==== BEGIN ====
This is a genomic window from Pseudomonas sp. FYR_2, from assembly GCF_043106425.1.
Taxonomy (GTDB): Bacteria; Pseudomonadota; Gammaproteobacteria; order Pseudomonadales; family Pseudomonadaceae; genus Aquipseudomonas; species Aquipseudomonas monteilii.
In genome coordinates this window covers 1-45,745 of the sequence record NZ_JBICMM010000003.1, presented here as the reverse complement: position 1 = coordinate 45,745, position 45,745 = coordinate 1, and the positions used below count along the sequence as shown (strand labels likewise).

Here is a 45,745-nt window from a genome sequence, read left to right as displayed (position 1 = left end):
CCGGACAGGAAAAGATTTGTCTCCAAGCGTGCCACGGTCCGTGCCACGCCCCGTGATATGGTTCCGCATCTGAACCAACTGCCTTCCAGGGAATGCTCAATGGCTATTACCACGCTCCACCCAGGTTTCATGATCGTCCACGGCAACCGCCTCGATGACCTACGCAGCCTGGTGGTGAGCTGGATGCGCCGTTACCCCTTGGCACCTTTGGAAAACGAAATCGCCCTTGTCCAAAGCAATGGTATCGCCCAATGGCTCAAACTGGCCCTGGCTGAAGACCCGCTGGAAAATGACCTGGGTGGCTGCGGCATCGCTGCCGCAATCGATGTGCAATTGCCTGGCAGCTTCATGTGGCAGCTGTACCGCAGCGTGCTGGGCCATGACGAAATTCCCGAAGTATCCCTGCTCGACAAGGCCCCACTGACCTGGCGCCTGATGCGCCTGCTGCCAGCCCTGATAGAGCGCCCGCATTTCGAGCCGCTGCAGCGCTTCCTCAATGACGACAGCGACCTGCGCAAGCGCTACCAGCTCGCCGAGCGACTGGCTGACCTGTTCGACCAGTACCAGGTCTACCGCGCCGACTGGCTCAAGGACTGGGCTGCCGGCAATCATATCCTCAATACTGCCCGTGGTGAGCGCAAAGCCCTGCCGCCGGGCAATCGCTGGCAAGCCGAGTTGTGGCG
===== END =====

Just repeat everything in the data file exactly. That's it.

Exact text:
This is a genomic window from Pseudomonas sp. FYR_2, from assembly GCF_043106425.1.
Taxonomy (GTDB): Bacteria; Pseudomonadota; Gammaproteobacteria; order Pseudomonadales; family Pseudomonadaceae; genus Aquipseudomonas; species Aquipseudomonas monteilii.
In genome coordinates this window covers 1-45,745 of the sequence record NZ_JBICMM010000003.1, presented here as the reverse complement: position 1 = coordinate 45,745, position 45,745 = coordinate 1, and the positions used below count along the sequence as shown (strand labels likewise).

Here is a 45,745-nt window from a genome sequence, read left to right as displayed (position 1 = left end):
CCGGACAGGAAAAGATTTGTCTCCAAGCGTGCCACGGTCCGTGCCACGCCCCGTGATATGGTTCCGCATCTGAACCAACTGCCTTCCAGGGAATGCTCAATGGCTATTACCACGCTCCACCCAGGTTTCATGATCGTCCACGGCAACCGCCTCGATGACCTACGCAGCCTGGTGGTGAGCTGGATGCGCCGTTACCCCTTGGCACCTTTGGAAAACGAAATCGCCCTTGTCCAAAGCAATGGTATCGCCCAATGGCTCAAACTGGCCCTGGCTGAAGACCCGCTGGAAAATGACCTGGGTGGCTGCGGCATCGCTGCCGCAATCGATGTGCAATTGCCTGGCAGCTTCATGTGGCAGCTGTACCGCAGCGTGCTGGGCCATGACGAAATTCCCGAAGTATCCCTGCTCGACAAGGCCCCACTGACCTGGCGCCTGATGCGCCTGCTGCCAGCCCTGATAGAGCGCCCGCATTTCGAGCCGCTGCAGCGCTTCCTCAATGACGACAGCGACCTGCGCAAGCGCTACCAGCTCGCCGAGCGACTGGCTGACCTGTTCGACCAGTACCAGGTCTACCGCGCCGACTGGCTCAAGGACTGGGCTGCCGGCAATCATATCCTCAATACTGCCCGTGGTGAGCGCAAAGCCCTGCCGCCGGGCAATCGCTGGCAAGCCGAGTTGTGGCG